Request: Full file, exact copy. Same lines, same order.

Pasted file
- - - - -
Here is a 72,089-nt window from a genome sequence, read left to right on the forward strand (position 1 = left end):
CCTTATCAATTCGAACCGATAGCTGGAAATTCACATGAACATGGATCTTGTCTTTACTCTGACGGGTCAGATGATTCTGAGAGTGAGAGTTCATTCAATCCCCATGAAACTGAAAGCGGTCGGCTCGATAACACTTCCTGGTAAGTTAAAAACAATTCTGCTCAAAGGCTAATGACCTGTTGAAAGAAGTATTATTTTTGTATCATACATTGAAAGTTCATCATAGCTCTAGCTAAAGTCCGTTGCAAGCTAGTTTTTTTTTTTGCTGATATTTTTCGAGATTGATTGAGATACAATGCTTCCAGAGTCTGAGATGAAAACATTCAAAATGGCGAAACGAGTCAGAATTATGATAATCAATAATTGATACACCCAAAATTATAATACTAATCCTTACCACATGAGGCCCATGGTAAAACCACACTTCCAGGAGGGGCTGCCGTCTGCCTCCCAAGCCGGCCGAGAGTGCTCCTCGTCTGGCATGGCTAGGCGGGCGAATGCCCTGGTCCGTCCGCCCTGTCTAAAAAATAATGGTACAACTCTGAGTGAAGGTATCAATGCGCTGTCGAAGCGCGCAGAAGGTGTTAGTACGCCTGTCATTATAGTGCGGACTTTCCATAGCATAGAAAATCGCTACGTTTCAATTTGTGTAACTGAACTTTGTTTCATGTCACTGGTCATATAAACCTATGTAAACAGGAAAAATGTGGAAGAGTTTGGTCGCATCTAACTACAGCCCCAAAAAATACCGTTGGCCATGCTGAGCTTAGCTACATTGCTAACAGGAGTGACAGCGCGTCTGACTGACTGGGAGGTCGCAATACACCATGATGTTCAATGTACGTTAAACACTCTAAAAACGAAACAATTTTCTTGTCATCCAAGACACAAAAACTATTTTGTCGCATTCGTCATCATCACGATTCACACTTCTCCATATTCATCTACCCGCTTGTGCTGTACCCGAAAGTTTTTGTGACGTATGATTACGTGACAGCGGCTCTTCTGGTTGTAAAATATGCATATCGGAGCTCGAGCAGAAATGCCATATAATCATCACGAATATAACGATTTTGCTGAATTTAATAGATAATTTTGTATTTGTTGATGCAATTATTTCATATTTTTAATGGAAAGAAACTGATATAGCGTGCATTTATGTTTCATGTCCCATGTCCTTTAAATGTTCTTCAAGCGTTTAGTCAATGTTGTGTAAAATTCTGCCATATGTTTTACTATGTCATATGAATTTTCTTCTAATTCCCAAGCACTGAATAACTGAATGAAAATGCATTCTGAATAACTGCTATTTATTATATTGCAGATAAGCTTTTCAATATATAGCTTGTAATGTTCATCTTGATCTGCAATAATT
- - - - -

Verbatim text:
Here is a 72,089-nt window from a genome sequence, read left to right on the forward strand (position 1 = left end):
CCTTATCAATTCGAACCGATAGCTGGAAATTCACATGAACATGGATCTTGTCTTTACTCTGACGGGTCAGATGATTCTGAGAGTGAGAGTTCATTCAATCCCCATGAAACTGAAAGCGGTCGGCTCGATAACACTTCCTGGTAAGTTAAAAACAATTCTGCTCAAAGGCTAATGACCTGTTGAAAGAAGTATTATTTTTGTATCATACATTGAAAGTTCATCATAGCTCTAGCTAAAGTCCGTTGCAAGCTAGTTTTTTTTTTTGCTGATATTTTTCGAGATTGATTGAGATACAATGCTTCCAGAGTCTGAGATGAAAACATTCAAAATGGCGAAACGAGTCAGAATTATGATAATCAATAATTGATACACCCAAAATTATAATACTAATCCTTACCACATGAGGCCCATGGTAAAACCACACTTCCAGGAGGGGCTGCCGTCTGCCTCCCAAGCCGGCCGAGAGTGCTCCTCGTCTGGCATGGCTAGGCGGGCGAATGCCCTGGTCCGTCCGCCCTGTCTAAAAAATAATGGTACAACTCTGAGTGAAGGTATCAATGCGCTGTCGAAGCGCGCAGAAGGTGTTAGTACGCCTGTCATTATAGTGCGGACTTTCCATAGCATAGAAAATCGCTACGTTTCAATTTGTGTAACTGAACTTTGTTTCATGTCACTGGTCATATAAACCTATGTAAACAGGAAAAATGTGGAAGAGTTTGGTCGCATCTAACTACAGCCCCAAAAAATACCGTTGGCCATGCTGAGCTTAGCTACATTGCTAACAGGAGTGACAGCGCGTCTGACTGACTGGGAGGTCGCAATACACCATGATGTTCAATGTACGTTAAACACTCTAAAAACGAAACAATTTTCTTGTCATCCAAGACACAAAAACTATTTTGTCGCATTCGTCATCATCACGATTCACACTTCTCCATATTCATCTACCCGCTTGTGCTGTACCCGAAAGTTTTTGTGACGTATGATTACGTGACAGCGGCTCTTCTGGTTGTAAAATATGCATATCGGAGCTCGAGCAGAAATGCCATATAATCATCACGAATATAACGATTTTGCTGAATTTAATAGATAATTTTGTATTTGTTGATGCAATTATTTCATATTTTTAATGGAAAGAAACTGATATAGCGTGCATTTATGTTTCATGTCCCATGTCCTTTAAATGTTCTTCAAGCGTTTAGTCAATGTTGTGTAAAATTCTGCCATATGTTTTACTATGTCATATGAATTTTCTTCTAATTCCCAAGCACTGAATAACTGAATGAAAATGCATTCTGAATAACTGCTATTTATTATATTGCAGATAAGCTTTTCAATATATAGCTTGTAATGTTCATCTTGATCTGCAATAATT